- Romance stories are often depicted with soft tones and pastels.
- Children’s books typically employ bright primary colors and bold combinations.
#6 Consider Design Principles
A book’s cover should provide readers with a quick capture of key information. Visual hierarchy determines where a reader’s eyes go when they glance at the cover, so make sure that the most important information is up high while the more text-dense content is lower. The title should be placed high on the front cover.
The author’s name should be situated directly below the title or subtitle. The cover should feel balanced between the use of text and graphic elements. Color or white space can help graphic elements stand out on a cover design.
#7 Pick Title Style
Readers should be able to grasp the title and author’s name at a glance, so choosing the right font size and presentation of the title and any subtitles determine if they can do so.
You want your title readable even down to thumbnail size, so choosing the right size and placement of your title can mean the difference between a potential reader seeing your book’s title or missing it. Hard to decipher, overly detailed or too-fancy fonts can prove unreadable when shrunken down.
Keep visual hierarchy as a primary element when determining where your title and author name should land on the cover. Negative space can be a powerful element, helping to draw the eye toward the most important visual elements.
#9 Don’t Forget the Back Cover
The front cover has the most visual impact, but the back cover is the hardest working part of the outside of a book. Consider including any or all of these components on the back of your book.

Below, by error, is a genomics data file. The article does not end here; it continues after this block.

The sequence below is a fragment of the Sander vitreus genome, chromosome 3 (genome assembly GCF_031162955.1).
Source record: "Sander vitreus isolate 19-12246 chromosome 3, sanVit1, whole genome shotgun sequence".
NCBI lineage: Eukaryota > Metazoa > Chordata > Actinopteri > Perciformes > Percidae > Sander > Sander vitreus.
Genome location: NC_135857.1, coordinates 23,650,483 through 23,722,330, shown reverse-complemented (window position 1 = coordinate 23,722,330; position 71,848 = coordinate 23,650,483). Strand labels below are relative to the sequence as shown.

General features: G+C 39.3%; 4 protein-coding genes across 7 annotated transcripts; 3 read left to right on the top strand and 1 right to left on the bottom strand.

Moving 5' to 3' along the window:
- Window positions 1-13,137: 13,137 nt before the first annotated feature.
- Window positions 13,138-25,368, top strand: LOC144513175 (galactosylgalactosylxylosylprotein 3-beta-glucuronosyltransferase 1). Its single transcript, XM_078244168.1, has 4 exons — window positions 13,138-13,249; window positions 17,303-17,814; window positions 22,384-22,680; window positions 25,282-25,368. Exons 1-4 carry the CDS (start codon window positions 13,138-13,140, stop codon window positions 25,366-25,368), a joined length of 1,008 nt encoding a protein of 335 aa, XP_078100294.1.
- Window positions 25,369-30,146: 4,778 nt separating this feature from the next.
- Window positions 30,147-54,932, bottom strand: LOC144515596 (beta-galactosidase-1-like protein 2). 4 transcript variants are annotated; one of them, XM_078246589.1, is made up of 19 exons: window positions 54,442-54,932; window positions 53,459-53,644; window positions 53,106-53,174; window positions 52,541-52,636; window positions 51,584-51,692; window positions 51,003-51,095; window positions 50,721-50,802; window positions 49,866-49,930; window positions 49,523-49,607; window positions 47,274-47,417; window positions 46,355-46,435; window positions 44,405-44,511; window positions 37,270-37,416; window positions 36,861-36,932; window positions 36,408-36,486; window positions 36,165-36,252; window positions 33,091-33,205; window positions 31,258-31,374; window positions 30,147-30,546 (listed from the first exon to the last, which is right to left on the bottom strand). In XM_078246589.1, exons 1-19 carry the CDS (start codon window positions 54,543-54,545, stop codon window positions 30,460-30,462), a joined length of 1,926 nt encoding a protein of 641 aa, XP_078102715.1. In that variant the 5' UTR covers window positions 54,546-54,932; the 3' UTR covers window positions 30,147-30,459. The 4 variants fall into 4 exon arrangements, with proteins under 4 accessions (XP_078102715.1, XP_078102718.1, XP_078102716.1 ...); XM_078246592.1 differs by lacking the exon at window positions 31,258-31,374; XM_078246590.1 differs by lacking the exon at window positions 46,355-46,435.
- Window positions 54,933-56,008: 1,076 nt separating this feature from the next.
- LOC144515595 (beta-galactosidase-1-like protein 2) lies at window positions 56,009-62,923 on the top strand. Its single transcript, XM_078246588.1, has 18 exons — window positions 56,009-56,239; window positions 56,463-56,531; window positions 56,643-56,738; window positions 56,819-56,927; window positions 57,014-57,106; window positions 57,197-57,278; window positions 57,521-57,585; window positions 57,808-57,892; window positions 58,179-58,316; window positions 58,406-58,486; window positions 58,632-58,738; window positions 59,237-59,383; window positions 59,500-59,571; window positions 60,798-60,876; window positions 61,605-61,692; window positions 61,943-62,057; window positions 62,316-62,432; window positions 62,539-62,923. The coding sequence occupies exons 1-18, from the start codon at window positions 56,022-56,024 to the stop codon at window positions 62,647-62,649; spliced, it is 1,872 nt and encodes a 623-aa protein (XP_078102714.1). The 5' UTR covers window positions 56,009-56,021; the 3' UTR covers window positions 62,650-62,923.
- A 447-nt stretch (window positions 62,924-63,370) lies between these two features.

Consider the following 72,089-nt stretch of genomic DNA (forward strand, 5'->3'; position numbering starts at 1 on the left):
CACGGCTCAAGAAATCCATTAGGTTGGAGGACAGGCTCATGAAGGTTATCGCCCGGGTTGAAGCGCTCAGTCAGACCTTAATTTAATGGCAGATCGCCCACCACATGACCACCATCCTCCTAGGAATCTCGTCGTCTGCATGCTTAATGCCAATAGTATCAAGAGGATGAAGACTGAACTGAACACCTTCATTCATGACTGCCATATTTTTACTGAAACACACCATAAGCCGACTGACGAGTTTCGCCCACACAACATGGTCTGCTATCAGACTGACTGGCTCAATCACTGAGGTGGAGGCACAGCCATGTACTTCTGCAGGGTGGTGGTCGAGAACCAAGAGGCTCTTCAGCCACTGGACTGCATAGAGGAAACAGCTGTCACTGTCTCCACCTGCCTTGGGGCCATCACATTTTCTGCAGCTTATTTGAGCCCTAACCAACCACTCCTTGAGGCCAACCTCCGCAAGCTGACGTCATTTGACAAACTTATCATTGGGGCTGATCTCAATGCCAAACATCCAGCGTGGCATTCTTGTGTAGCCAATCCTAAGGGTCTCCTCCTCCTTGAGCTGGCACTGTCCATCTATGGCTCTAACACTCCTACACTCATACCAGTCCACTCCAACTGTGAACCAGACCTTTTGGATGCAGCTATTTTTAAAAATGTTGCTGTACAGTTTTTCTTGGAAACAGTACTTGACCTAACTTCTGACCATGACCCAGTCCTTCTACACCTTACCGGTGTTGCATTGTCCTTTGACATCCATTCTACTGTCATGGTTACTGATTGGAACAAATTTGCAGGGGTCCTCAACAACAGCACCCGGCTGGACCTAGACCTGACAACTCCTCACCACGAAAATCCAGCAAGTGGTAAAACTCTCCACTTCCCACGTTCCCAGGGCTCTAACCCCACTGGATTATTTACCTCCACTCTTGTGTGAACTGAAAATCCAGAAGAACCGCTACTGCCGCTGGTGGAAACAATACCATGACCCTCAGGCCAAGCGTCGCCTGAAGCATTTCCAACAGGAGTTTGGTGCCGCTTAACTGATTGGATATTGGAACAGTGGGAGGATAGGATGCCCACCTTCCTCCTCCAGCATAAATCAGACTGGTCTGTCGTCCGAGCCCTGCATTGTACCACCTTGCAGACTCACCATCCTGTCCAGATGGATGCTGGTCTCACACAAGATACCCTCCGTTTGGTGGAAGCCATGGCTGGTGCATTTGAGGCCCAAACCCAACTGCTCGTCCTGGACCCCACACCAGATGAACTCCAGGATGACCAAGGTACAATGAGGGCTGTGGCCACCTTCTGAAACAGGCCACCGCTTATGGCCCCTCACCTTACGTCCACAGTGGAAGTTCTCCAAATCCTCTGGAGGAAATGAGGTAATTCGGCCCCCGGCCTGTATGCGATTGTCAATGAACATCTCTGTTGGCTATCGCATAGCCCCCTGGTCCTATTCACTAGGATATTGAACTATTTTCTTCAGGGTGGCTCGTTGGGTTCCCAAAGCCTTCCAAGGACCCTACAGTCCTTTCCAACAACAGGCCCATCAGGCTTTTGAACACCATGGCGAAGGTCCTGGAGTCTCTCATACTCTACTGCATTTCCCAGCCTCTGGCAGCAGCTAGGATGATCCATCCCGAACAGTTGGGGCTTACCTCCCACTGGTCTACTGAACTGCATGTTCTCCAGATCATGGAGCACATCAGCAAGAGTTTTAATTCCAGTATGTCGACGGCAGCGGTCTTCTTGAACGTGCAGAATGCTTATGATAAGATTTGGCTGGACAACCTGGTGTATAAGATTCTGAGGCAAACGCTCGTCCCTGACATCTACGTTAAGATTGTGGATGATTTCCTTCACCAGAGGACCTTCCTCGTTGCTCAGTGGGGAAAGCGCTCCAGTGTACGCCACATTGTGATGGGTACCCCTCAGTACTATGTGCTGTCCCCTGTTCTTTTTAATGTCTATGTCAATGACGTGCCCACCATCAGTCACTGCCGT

- Author Spotlight
- Author Awards
- Book Summary
- Graphic Elements
- ISBN Number and Barcode
- List Other Books or Publications by the Author
- Book Reviews or Author Endorsements
#10 Ask For Feedback
As your design process unfolds, don’t create the cover in a vacuum. Feedback can help you craft a cover that readers will respond to, so make sure that you seek input from a variety of people.
Personal: Your friends and family can offer you insight into your design, especially if they are a fan of the genre.
Literary: Feedback from other authors, especially those in your genre, can help you identify problematic details that a casual reader might miss.
Expert: If you are designing the cover yourself without the help of a cover designer, consider seeking feedback from an expert during the development process. Their trained eye can help you make adjustments that can turn a good cover into a highly appealing one with just a few tweaks and design tricks.
Printing Your Book
A gorgeous cover is the best way to help attract the attention of a potential reader. Once your design is nailed down, partner with a trusted printer like Dazzle Printing so your book will look fantastic when it is time to get it into the hands of your readers.